By Vivian Molick from the September 2012 Edition
“Pass the Buck”
Do you ever wonder where or how these types of phrases originated? I do, so I went to check it out.
Today the meaning has come to mean “trying to avoid blame or responsibility by passing it on to someone else”. But, of course, that is not the origin of how or where it was used.
If you look up ‘buck’ in the dictionary you will find quite a few assorted nouns, verbs and adjectives listed. The most common use of the word these days is as the slang term for the American dollar. But, that is not what was meant by ‘buck’ here though. If you look a little further down the list you will find the definition ‘buck: an article used in a game of poker’… and that’s the buck that was first passed.
Poker became very popular in America during the second half of the 19th century. Players were highly suspicious of cheating or any form of favoritism, and there’s significant folklore depicting gunslingers in shoot-outs based on accusations of dirty dealing. In order to avoid unfairness, the deal would change hands during sessions. The person who was next in line to deal would be given a marker. This marker was often a knife, and knives often had handles made of buck’s horn – thus, the marker became known as a ‘buck’. When the dealer’s turn was finished he ‘passed the buck’.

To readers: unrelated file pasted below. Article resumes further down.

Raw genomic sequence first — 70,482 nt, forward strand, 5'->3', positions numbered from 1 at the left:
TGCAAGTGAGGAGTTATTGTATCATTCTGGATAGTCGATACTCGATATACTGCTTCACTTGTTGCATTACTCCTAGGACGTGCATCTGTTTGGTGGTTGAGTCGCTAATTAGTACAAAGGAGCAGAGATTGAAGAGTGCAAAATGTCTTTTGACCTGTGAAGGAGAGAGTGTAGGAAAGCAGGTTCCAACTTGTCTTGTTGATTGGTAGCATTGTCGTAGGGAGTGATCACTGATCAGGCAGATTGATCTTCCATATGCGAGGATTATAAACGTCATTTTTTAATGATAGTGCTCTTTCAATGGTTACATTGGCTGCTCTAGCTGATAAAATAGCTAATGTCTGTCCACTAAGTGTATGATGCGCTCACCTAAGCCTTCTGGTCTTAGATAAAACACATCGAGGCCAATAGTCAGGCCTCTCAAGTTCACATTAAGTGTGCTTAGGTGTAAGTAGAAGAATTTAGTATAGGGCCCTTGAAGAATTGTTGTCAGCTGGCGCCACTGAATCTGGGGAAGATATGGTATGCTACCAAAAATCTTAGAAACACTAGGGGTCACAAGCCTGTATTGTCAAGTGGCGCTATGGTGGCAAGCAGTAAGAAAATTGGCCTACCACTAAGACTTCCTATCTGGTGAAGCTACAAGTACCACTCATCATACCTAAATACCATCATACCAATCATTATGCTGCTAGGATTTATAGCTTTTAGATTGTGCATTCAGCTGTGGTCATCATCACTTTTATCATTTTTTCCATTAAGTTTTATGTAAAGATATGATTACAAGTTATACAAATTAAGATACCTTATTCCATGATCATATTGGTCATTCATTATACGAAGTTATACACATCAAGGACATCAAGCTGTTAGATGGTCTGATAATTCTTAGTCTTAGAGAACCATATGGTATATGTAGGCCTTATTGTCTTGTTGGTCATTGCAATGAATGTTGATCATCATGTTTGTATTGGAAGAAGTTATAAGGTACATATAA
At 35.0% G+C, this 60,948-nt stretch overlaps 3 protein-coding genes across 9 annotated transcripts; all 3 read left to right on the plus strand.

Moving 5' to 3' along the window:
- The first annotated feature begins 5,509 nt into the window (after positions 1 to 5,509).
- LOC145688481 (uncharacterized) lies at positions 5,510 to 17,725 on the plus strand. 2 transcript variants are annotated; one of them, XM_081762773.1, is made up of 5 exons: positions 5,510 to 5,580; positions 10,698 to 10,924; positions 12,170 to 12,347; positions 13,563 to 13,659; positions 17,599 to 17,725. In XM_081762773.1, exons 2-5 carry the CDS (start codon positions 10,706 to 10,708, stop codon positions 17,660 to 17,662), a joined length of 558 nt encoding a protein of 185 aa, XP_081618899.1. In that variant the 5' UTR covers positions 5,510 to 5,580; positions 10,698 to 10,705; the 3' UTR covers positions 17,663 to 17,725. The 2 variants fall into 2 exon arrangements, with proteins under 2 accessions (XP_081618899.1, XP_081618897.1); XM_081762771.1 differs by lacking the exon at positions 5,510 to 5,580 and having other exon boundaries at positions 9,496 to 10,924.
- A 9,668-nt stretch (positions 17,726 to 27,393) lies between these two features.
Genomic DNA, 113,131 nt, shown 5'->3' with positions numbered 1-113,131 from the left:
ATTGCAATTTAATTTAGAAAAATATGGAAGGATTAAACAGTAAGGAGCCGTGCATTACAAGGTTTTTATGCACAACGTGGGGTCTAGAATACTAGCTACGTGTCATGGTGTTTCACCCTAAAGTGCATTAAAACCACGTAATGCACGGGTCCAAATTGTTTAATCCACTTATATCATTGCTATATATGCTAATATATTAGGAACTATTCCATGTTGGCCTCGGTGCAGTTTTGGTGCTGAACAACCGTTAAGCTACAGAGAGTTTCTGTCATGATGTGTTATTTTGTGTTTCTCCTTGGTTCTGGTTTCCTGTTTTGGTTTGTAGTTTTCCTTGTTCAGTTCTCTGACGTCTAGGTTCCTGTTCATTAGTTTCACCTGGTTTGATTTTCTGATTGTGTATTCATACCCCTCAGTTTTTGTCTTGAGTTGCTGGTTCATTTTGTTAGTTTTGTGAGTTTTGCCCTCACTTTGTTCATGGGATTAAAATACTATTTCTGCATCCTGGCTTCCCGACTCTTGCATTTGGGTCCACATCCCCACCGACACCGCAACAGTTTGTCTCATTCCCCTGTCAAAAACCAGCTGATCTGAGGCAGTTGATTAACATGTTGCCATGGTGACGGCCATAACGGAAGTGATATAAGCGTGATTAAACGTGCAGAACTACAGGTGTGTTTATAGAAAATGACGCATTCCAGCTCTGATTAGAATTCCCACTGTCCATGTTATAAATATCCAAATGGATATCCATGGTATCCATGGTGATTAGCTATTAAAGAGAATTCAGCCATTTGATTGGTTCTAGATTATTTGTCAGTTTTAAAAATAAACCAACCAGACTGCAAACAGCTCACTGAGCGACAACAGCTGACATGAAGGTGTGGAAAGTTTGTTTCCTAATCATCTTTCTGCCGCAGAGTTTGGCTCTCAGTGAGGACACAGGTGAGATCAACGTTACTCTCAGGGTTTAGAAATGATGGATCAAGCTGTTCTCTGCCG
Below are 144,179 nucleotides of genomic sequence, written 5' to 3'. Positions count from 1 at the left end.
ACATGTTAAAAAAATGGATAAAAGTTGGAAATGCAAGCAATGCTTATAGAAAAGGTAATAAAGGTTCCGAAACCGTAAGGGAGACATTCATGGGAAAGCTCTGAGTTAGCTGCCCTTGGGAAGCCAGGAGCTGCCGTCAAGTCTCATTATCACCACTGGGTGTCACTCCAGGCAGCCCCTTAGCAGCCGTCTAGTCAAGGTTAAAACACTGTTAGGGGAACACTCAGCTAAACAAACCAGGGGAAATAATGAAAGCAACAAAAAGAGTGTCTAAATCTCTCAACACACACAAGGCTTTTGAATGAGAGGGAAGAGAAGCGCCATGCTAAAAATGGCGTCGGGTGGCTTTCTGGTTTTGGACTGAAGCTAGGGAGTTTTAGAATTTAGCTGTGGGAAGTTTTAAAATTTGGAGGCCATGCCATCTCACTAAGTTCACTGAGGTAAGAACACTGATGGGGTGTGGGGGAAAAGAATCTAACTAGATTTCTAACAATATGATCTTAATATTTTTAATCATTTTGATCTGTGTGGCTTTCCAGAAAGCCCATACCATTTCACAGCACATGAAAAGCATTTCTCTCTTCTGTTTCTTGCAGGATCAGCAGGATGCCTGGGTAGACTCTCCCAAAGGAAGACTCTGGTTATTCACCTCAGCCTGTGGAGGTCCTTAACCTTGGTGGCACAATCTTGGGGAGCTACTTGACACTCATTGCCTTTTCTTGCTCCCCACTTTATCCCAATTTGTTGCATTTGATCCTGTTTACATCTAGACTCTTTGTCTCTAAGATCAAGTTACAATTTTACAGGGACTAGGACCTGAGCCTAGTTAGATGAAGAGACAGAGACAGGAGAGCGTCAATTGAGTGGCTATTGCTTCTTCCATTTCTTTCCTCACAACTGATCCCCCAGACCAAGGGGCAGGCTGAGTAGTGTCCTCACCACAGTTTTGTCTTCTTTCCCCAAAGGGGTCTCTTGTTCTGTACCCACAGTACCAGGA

Later in history, silver dollars were used as markers and this is probably the origin of the use of ‘buck’ as a slang term for dollar.
The earliest mention that could be found of the literal use of the phrase in print was from the Weekly New Mexican, July 1865: “They draw at the commissary and at poker after they have passed the buck”. This seems to be around the time the phrase was coined and there are several such printed notations in the following years.
The figurative version of the phrase (a usage where no actual buck is present) begins around the start of the 20th century. For example, this article in the California newspaper The Oakland Tribune, from May, 1902: [Oakland City Attorney] Dow – ‘When the public or the Council “pass the buck” up to me I am going to act.’ The writer’s use of quotations marks around pass the buck is an indication of its recent coinage as a figurative phrase, or at least one that the paper’s readers might not have been expected to be familiar with.
Probably the best known use of buck in this context is ‘the buck stops here’, which was the promise made by US president Harry S. Truman, and in which he kept prominent in his own (and his elector’s) mind by putting it on a sign he placed on his desk.
Thus, the term… “pass the buck”.